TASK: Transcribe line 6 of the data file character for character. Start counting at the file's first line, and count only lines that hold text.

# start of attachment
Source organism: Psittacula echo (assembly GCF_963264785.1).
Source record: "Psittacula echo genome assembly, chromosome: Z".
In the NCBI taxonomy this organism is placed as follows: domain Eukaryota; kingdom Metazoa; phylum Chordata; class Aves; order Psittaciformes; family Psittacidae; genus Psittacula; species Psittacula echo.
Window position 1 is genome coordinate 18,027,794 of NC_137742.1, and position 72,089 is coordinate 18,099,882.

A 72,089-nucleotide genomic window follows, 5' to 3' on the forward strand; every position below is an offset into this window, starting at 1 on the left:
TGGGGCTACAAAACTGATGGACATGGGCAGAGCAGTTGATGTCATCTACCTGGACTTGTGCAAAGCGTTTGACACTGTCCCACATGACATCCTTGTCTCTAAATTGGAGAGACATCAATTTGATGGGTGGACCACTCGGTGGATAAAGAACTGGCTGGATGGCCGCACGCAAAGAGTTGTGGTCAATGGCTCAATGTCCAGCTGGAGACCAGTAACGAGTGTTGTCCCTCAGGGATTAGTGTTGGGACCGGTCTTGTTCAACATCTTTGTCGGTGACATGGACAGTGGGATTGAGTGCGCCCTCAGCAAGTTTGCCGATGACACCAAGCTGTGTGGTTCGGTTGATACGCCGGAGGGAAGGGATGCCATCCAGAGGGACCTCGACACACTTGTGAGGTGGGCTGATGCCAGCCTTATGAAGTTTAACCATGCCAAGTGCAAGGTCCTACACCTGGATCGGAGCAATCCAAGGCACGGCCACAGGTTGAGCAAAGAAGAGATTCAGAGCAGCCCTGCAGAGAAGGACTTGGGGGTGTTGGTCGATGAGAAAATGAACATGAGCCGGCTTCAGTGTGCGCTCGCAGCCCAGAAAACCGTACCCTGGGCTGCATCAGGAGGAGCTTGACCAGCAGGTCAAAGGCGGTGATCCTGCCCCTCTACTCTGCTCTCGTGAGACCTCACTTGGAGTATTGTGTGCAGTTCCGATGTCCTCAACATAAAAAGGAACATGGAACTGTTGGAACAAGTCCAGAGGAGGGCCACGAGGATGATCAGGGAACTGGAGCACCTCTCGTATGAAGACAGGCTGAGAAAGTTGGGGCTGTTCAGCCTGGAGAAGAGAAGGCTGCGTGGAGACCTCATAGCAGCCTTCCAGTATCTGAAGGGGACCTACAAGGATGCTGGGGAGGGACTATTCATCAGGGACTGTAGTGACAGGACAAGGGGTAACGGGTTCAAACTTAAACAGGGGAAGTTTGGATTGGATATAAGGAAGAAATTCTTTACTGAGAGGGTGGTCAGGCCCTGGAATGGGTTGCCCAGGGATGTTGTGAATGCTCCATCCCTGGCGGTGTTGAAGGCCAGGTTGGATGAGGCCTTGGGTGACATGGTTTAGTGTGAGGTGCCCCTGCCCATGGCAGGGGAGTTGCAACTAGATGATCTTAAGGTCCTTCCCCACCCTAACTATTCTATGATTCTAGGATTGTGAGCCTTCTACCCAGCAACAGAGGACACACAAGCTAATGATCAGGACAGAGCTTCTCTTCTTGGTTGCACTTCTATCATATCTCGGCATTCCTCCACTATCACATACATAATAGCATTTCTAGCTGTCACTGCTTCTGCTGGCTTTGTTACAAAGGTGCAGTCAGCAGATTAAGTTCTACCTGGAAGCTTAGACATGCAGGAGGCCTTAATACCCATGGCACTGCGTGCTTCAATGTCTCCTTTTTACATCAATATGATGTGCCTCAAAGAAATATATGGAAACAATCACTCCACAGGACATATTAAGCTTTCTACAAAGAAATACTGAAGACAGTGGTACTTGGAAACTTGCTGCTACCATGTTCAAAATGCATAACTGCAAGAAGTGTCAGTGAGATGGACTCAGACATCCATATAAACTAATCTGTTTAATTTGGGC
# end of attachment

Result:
TGGGGCTACAAAACTGATGGACATGGGCAGAGCAGTTGATGTCATCTACCTGGACTTGTGCAAAGCGTTTGACACTGTCCCACATGACATCCTTGTCTCTAAATTGGAGAGACATCAATTTGATGGGTGGACCACTCGGTGGATAAAGAACTGGCTGGATGGCCGCACGCAAAGAGTTGTGGTCAATGGCTCAATGTCCAGCTGGAGACCAGTAACGAGTGTTGTCCCTCAGGGATTAGTGTTGGGACCGGTCTTGTTCAACATCTTTGTCGGTGACATGGACAGTGGGATTGAGTGCGCCCTCAGCAAGTTTGCCGATGACACCAAGCTGTGTGGTTCGGTTGATACGCCGGAGGGAAGGGATGCCATCCAGAGGGACCTCGACACACTTGTGAGGTGGGCTGATGCCAGCCTTATGAAGTTTAACCATGCCAAGTGCAAGGTCCTACACCTGGATCGGAGCAATCCAAGGCACGGCCACAGGTTGAGCAAAGAAGAGATTCAGAGCAGCCCTGCAGAGAAGGACTTGGGGGTGTTGGTCGATGAGAAAATGAACATGAGCCGGCTTCAGTGTGCGCTCGCAGCCCAGAAAACCGTACCCTGGGCTGCATCAGGAGGAGCTTGACCAGCAGGTCAAAGGCGGTGATCCTGCCCCTCTACTCTGCTCTCGTGAGACCTCACTTGGAGTATTGTGTGCAGTTCCGATGTCCTCAACATAAAAAGGAACATGGAACTGTTGGAACAAGTCCAGAGGAGGGCCACGAGGATGATCAGGGAACTGGAGCACCTCTCGTATGAAGACAGGCTGAGAAAGTTGGGGCTGTTCAGCCTGGAGAAGAGAAGGCTGCGTGGAGACCTCATAGCAGCCTTCCAGTATCTGAAGGGGACCTACAAGGATGCTGGGGAGGGACTATTCATCAGGGACTGTAGTGACAGGACAAGGGGTAACGGGTTCAAACTTAAACAGGGGAAGTTTGGATTGGATATAAGGAAGAAATTCTTTACTGAGAGGGTGGTCAGGCCCTGGAATGGGTTGCCCAGGGATGTTGTGAATGCTCCATCCCTGGCGGTGTTGAAGGCCAGGTTGGATGAGGCCTTGGGTGACATGGTTTAGTGTGAGGTGCCCCTGCCCATGGCAGGGGAGTTGCAACTAGATGATCTTAAGGTCCTTCCCCACCCTAACTATTCTATGATTCTAGGATTGTGAGCCTTCTACCCAGCAACAGAGGACACACAAGCTAATGATCAGGACAGAGCTTCTCTTCTTGGTTGCACTTCTATCATATCTCGGCATTCCTCCACTATCACATACATAATAGCATTTCTAGCTGTCACTGCTTCTGCTGGCTTTGTTACAAAGGTGCAGTCAGCAGATTAAGTTCTACCTGGAAGCTTAGACATGCAGGAGGCCTTAATACCCATGGCACTGCGTGCTTCAATGTCTCCTTTTTACATCAATATGATGTGCCTCAAAGAAATATATGGAAACAATCACTCCACAGGACATATTAAGCTTTCTACAAAGAAATACTGAAGACAGTGGTACTTGGAAACTTGCTGCTACCATGTTCAAAATGCATAACTGCAAGAAGTGTCAGTGAGATGGACTCAGACATCCATATAAACTAATCTGTTTAATTTGGGC